There is a venerable tradition connected with this joyous Anthem. It is related that a fearful pestilence raged in Rome, during one of the Easters of the Pontificate of St. Gregory the Great. In order to propitiate the anger of God, the holy Pope prescribed a public procession of both people and clergy, in which was to be carried the portrait of our Blessed Lady painted by St Luke.
The procession was advancing in the direction of Saint Peter’s and as the holy Picture, followed by the Pontiff, (it is said that he processed with bare feet), was carried along, the atmosphere became pure and free from pestilence. Having reached the bridge which joins the City with the Vatican, a choir of Angels was heard singing above the Picture and saying: “Rejoice, O Queen of heaven, alleluia! for He whom thou deservedst to bear, alleluia! hath risen, as He said, alleluia!” As soon as the heavenly music ceased, the saintly Pontiff took courage, and added these words to those of the Angels: “Pray to God for us, alleluia!”
Thus was composed the Paschal Anthem to our Lady. Raising his eyes to heaven, Gregory saw the destroying Angel standing on the top of the Mole of Hadrian and sheathing his sword.
In memory of this apparition, the Mole was called the Castle of Saint Angela and on the dome was placed an immense statue representing an Angel holding his sword in the scabbard.
( “The Sovereign Pontiff Benedict XIII, by a brief, Injuntae nobis, 14 September1724, amended by the Sacred Penitentiary Apostolic, 20 February 1933, granted a Plenary Indulgence, once a month, to all the faithful who, everyday, in the morning (6.00), at noon and in the evening at sunset (6.00), shall say, devoutly, the Angelus Dominie, with the Hail Mary, three times, or at Eastertide the Regina Caeli, on any day when, being truly penitent, after Confession and Communion, they shall pray for peace and union among Christian Princes, for the extirpation of heresy and for the triumph of Holy Mother Church. Also an indulgence of ten years, on all the other days in the year, ever time that they shall devoutly say these prayers.”)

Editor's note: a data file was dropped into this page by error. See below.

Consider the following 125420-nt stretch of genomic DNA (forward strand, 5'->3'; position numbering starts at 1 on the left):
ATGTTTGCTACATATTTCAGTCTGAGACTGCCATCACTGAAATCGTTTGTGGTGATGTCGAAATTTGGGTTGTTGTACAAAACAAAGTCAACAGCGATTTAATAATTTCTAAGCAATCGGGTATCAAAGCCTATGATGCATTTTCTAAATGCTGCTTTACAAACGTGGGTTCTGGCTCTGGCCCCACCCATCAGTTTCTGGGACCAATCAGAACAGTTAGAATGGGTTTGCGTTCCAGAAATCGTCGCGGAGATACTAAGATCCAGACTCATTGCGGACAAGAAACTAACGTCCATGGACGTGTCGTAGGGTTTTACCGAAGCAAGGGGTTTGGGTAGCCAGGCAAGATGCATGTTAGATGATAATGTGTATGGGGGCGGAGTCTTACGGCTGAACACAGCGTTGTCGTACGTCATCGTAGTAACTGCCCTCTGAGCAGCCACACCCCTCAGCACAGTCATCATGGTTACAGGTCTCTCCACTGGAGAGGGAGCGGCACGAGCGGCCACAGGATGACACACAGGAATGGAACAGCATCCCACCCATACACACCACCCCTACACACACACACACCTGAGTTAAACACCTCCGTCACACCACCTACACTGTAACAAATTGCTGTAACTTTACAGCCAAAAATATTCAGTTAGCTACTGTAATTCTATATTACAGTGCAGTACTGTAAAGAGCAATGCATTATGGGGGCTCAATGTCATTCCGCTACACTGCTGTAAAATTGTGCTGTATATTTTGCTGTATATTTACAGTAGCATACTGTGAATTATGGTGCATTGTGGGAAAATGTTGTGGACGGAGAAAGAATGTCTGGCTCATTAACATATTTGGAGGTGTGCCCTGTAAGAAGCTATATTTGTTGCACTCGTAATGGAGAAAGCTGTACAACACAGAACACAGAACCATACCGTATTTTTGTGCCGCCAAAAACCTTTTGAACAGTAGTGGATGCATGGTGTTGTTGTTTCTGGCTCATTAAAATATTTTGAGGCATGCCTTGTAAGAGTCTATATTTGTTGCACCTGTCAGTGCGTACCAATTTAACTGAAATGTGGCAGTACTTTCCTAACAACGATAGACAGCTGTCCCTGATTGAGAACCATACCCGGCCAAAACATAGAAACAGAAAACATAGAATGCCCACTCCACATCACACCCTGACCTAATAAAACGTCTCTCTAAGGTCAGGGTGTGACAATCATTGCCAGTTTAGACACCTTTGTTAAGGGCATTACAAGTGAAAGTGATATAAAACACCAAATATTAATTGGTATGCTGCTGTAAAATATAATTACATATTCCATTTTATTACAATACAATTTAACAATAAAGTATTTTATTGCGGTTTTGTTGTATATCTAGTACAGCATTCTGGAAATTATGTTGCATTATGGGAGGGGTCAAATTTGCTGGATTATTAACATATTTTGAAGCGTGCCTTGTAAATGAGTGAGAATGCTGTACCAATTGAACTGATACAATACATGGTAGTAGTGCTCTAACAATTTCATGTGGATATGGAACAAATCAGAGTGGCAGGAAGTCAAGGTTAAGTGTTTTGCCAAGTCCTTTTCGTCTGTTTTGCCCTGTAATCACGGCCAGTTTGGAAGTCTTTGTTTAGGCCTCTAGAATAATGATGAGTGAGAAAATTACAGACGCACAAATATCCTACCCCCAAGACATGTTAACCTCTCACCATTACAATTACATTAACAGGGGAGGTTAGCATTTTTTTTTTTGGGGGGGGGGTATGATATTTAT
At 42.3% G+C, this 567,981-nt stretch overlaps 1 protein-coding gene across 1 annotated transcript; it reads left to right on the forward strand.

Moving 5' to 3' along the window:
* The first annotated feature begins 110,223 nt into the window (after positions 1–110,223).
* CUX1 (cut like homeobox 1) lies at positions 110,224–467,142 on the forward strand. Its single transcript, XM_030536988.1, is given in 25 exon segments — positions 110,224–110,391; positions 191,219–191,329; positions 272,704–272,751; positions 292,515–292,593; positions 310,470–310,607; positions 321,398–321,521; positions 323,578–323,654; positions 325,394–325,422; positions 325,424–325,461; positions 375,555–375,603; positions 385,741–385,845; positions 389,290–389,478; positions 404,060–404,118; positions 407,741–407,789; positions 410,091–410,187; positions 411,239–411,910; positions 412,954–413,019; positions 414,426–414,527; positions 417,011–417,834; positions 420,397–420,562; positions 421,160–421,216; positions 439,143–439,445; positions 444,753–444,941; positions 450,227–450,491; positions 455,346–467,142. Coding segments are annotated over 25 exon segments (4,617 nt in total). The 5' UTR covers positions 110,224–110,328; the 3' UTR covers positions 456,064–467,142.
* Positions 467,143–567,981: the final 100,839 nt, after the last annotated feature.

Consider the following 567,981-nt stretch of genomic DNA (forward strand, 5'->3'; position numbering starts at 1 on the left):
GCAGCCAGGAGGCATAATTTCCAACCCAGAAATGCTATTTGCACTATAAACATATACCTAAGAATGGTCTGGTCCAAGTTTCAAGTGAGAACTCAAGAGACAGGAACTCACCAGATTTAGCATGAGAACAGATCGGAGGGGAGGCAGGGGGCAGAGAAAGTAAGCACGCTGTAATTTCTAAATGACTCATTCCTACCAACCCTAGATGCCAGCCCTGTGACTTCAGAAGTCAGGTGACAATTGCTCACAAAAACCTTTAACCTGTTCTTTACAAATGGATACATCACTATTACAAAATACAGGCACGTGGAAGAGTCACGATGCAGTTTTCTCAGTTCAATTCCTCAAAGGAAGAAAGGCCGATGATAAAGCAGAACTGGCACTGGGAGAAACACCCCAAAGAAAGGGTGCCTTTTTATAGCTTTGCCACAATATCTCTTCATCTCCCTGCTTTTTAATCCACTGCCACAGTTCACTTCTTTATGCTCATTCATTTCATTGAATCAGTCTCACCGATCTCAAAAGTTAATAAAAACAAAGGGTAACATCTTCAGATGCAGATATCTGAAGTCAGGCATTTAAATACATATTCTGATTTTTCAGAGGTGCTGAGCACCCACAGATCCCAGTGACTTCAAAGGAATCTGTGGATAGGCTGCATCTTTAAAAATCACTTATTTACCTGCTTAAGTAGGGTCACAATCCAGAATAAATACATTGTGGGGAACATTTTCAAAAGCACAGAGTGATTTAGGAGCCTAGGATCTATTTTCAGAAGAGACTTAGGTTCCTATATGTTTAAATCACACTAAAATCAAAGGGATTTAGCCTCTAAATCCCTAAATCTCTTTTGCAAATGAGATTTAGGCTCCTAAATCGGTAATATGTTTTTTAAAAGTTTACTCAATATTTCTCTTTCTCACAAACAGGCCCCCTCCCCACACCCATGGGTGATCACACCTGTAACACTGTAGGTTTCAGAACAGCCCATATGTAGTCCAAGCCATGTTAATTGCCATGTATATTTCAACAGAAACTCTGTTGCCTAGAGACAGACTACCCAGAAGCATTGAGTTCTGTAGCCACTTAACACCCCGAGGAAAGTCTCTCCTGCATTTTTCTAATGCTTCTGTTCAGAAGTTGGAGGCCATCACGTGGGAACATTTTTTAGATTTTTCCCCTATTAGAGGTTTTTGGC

Regina caeli, laetare, Alleluia.
Qua quem meruisti portare, Alleluia. Resurrexit, sicut dixit, Alleluia. Ora pro nobis Deum, Alleluia.
V. Gaude et laetare, Virgo Maria, Alleluia. R. Qua surrexit Dominus vere, Alleluia.
Deus, qui per resurrectionem Filii tui, Domini nostri, Jesu Christi, mundum laetificare dignatus es, praesta, quaesumus, ut per ejus Genitricem Virginem Mariam perpetuae capiamus gaudia vitae: per eumdem Christum, Dominum nostrum. Amen
One Minute Reflection – 6 May – Tthe Feast of St John Before the Latin Gate – Wisdom 5:1-5, Matthew 20:20-23
“You know not what you ask. Can you drink the chalice that I shall drink?” – Matthew 20:22
REFLECTION – “Through their mother’s mediation, the sons of Zebedee press Christ as follows in the presence of their fellow apostles: “Command that we may sit, one at your right side and one at your left” (cf. Mk 10:35f.)… Christ hastens to free them from their illusions, telling them they must be prepared to suffer insults, persecutions, even death. “You do not know what you are asking. Are you able to drink the chalice that I shall drink?”
Let no-one be surprised to see the Apostles displaying such imperfect dispositions. Wait until the Mystery of the Cross has been fulfilled and the strength of the Holy Spirit given to them. If you want to see the strength of their souls, take a look at them later and you will see them to be above all human weakness. Christ does not conceal their pettiness, so that you will be able to see what they become later by the power of the grace which will transform them! …”… St John Chrysostom (c 345-407) Father & Doctor of the Church
PRAYER – O God, Who sees that sins and sufferings do, on every side rise up to trouble us, grant, we beseech Thee, that we may find a shield in times of need, through the glorious intercession of Thy blessed Apostle and Evangelist beloved Saint John. Through Jesus Christ, Thy Son our Lord, Who lives and reigns with Thee, in the unity of the Holy Ghost, God, world without end. Amen (Collect).